Inverness Image Library

Police Funeral Inverness 1937
The Inverness Archive
Police Funeral Inverness 1937

I have a couple of photos of police funerals which I have identified were taken within the Town of Inverness but so far I have not been able to establish beyond reasonable doubt whose they were.

I thought this photograph would be another to add to the list, when I received it recently from a lady in Inverness-shire. (Thanks, Alison)

Within seconds however I was able to figure it out, and even put a precise date on it. How?

Well, there's a contingent of Inverness Burgh Police officers (wearing hats with diced bands) at the front, but the man in charge, leading the parade, is an Inverness-shire constabulary senior officer (no diced band) whose identity I know (see below), and the hearse is flanked by officers of the Inverness-shire Constabulary – all (apart from one - explained below) NOT wearing diced bands. All are however wearing the Scottish National (“Semper Vigilo”) cap badge.

So that places it in the 1930s. The Semper Vigilo badge was adopted by both forces (and in most Scottish forces) in the early 1930s.

The Inverness Burgh force got a new Chief at the beginning of 1936 when John MacNaughton (aged 70) finally retired after 27 years in the post. I suspect that the new Chief, Alexander Neville (who came from Kilmarnock Burgh Police) quickly adopted the diced hat band. The Burgh force was not that large, and being all based in the one place, it would be quick and easy to equip all staff in one fell swoop.

His opposite number in the County force, Major MacLean had been in post precisely 25 years when he retired on 2nd June 1936 – also aged 70.

Inverness was the largest County in Scotland - covering most of the Hebridean Islands as well as a substantial chunk of the Mainland Highlands - and also was the largest police force in the Highlands & Islands. From Aviemore in the east to the Isle of Barra in the West, and from Beauly (north of Inverness) to Kinlochmore on the border with Argyll. And most stations were staffed by one Constable - so the force was very spread out.

It would seem that new-fangled changes to uniforms were not something that long-serving Chief Constables were over-keen to adopt. Major MacLean’s retiral, though expected, did not result in a seamless transition, as Superintendent Ewen MacDonald (Deputy Chief constable) had to “take charge of the shop” until the Major’s successor, William Fraser moved up from Dunbartonshire Constabulary to take over the post on 1st December 1936.

Major Alexander Colin MacLean had a very short retirement, dying in a Nursing Home in Edinburgh on 31st January 1937.

He had served in the Black Watch (1887-1897) and Queens Own Cameron Highlanders (1897-1906) before retiring from the Army at age 40 years. What he did for the next few years I am not sure, but five years later he would take up the post of Chief Constable of Inverness-shire. In the light of a mention in the Times in June 1911 would seem that his predecessor, Alexander McHardy had perhaps chosen his own successor in MacLean, who had no previous police experience. “Major A. C. McLean, late of the Cameron Highlanders, has been appointed Chief Constable of Inverness-shire in succession to the late Mr Alexander McHardy, under whom he studied police admini-stration.”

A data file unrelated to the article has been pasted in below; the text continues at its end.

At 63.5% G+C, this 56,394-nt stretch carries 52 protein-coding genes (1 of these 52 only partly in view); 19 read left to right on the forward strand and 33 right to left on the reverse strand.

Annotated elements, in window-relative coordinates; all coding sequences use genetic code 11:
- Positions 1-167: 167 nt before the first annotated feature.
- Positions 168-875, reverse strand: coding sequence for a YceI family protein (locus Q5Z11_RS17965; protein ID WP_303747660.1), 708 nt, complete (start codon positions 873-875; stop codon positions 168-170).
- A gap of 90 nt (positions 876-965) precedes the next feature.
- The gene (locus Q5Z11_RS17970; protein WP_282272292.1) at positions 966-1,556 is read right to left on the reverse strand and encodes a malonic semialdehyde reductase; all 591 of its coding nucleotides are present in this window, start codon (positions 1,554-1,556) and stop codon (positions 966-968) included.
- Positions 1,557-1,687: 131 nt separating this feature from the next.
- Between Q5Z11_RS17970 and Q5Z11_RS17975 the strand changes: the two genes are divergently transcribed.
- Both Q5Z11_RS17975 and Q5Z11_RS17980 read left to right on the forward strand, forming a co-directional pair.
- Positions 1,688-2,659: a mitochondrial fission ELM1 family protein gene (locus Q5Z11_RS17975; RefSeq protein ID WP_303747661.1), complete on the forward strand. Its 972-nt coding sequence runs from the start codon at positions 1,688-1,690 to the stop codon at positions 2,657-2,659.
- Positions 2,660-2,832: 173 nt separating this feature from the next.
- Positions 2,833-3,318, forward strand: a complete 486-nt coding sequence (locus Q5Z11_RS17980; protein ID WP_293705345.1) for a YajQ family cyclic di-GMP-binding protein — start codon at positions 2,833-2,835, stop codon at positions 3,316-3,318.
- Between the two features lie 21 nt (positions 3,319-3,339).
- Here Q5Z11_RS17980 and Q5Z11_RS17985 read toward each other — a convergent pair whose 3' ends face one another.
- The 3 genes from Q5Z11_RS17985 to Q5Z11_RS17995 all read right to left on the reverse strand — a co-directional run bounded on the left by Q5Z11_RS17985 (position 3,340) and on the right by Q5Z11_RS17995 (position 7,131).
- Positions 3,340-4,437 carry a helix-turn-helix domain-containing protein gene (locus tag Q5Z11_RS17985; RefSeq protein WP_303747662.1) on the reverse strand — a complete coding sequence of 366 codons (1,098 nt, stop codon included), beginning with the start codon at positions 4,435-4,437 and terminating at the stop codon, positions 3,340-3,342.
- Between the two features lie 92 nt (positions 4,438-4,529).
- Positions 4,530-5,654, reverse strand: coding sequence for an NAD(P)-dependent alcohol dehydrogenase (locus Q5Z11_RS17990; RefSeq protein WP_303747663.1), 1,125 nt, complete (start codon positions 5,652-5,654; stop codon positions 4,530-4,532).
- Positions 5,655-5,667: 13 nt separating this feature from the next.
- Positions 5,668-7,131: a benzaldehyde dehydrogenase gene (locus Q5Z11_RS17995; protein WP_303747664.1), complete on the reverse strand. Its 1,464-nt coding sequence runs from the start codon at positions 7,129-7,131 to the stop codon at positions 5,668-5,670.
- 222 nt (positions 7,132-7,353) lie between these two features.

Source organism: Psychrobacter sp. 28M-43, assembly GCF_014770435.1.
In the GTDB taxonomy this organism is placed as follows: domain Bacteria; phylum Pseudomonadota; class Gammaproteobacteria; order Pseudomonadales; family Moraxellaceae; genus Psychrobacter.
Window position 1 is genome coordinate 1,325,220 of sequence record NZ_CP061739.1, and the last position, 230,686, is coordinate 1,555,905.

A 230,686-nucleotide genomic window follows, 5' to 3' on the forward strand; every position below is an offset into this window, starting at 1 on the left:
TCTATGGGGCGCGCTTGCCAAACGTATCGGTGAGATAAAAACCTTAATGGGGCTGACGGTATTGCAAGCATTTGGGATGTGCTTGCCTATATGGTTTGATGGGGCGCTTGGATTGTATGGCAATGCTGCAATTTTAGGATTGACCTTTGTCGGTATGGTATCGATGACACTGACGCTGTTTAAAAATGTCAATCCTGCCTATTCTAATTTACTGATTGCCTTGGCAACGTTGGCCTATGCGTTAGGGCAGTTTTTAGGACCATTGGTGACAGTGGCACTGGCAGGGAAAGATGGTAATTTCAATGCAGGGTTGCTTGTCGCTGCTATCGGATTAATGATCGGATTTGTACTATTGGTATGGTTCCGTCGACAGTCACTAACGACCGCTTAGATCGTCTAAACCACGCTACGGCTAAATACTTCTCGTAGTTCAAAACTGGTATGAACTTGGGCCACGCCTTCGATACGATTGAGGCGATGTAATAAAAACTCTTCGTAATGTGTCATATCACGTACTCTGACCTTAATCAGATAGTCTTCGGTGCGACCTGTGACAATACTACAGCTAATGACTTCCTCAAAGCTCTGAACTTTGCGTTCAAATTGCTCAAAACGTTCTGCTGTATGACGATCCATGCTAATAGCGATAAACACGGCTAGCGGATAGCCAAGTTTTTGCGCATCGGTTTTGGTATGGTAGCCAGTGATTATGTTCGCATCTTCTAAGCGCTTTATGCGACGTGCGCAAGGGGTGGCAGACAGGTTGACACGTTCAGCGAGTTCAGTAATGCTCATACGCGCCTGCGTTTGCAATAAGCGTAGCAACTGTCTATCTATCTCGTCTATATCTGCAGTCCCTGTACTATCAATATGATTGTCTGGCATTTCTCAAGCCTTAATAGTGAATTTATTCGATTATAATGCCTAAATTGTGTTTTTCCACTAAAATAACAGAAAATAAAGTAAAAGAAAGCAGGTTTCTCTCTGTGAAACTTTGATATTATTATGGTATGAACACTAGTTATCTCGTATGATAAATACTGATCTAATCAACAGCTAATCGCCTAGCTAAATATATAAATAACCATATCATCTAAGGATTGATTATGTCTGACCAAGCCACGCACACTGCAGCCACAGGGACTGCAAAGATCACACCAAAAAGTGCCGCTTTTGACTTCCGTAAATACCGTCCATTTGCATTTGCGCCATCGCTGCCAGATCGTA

Chief Constable Fraser would not really had much of a chance to impose his own ideas on the Inverness-shire force in the two months between his taking up the job and the Major’s death. So he was presented with the need for a Police funeral, presumably before all his men had been issued with new caps with diced bands. Hence my immediate strong suspicion that this photograph was that of Major MacLean’s funeral.

This is strengthened by such a large presence of Police (both forces), in three contingents, and the Military piper following directly behind the honour guard and in front of the hearse. Then, there is a contingent of kilted military behind the third (County) Police contingent.

The first contingent (ahead of the hearse) is, as stated, an Honour Guard composed of Inverness BURGH men (the funeral and burial in Tomnahurich Cemetery took place within the Burgh boundaries so it was incumbent upon the Burgh Force to provide the leading escort), with Supt (Deputy Chief Constable) Ewen MacDonald of the COUNTY Force leading it – no diced band - and Inspector Alex MacKenzie (Burgh) as Commander, behind, in front of the piper.

The second contingent – alongside the hearse, is made up of COUNTY men (Inspector Alex Campbell who was the officer in charge of the Inverness Landward Division, 2 Sergeants, and 2 Acting Sergeants) plus I think Chief Constable Neville of the BURGH Police (diced band).